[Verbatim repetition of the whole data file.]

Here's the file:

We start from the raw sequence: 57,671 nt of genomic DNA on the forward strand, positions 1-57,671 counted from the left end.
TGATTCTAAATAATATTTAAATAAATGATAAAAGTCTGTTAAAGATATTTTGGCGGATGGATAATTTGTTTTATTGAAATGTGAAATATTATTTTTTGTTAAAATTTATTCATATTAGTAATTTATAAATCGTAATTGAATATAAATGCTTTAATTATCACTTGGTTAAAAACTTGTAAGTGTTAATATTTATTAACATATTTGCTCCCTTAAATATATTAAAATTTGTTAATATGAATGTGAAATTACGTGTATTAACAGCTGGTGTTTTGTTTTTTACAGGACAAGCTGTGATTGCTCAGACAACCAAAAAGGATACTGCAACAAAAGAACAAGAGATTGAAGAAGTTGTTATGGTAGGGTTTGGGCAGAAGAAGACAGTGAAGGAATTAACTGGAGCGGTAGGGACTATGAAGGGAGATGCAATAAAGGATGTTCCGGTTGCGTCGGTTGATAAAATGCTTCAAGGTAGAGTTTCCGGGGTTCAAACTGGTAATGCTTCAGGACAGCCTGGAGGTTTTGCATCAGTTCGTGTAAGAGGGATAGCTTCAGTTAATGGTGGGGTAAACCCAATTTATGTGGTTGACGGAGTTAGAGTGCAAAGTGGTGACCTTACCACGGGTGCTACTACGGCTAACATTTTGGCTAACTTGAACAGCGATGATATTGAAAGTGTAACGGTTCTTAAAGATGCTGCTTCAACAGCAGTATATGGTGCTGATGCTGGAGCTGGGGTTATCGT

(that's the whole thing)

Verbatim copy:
We start from the raw sequence: 57,671 nt of genomic DNA on the forward strand, positions 1-57,671 counted from the left end.
TGATTCTAAATAATATTTAAATAAATGATAAAAGTCTGTTAAAGATATTTTGGCGGATGGATAATTTGTTTTATTGAAATGTGAAATATTATTTTTTGTTAAAATTTATTCATATTAGTAATTTATAAATCGTAATTGAATATAAATGCTTTAATTATCACTTGGTTAAAAACTTGTAAGTGTTAATATTTATTAACATATTTGCTCCCTTAAATATATTAAAATTTGTTAATATGAATGTGAAATTACGTGTATTAACAGCTGGTGTTTTGTTTTTTACAGGACAAGCTGTGATTGCTCAGACAACCAAAAAGGATACTGCAACAAAAGAACAAGAGATTGAAGAAGTTGTTATGGTAGGGTTTGGGCAGAAGAAGACAGTGAAGGAATTAACTGGAGCGGTAGGGACTATGAAGGGAGATGCAATAAAGGATGTTCCGGTTGCGTCGGTTGATAAAATGCTTCAAGGTAGAGTTTCCGGGGTTCAAACTGGTAATGCTTCAGGACAGCCTGGAGGTTTTGCATCAGTTCGTGTAAGAGGGATAGCTTCAGTTAATGGTGGGGTAAACCCAATTTATGTGGTTGACGGAGTTAGAGTGCAAAGTGGTGACCTTACCACGGGTGCTACTACGGCTAACATTTTGGCTAACTTGAACAGCGATGATATTGAAAGTGTAACGGTTCTTAAAGATGCTGCTTCAACAGCAGTATATGGTGCTGATGCTGGAGCTGGGGTTATCGT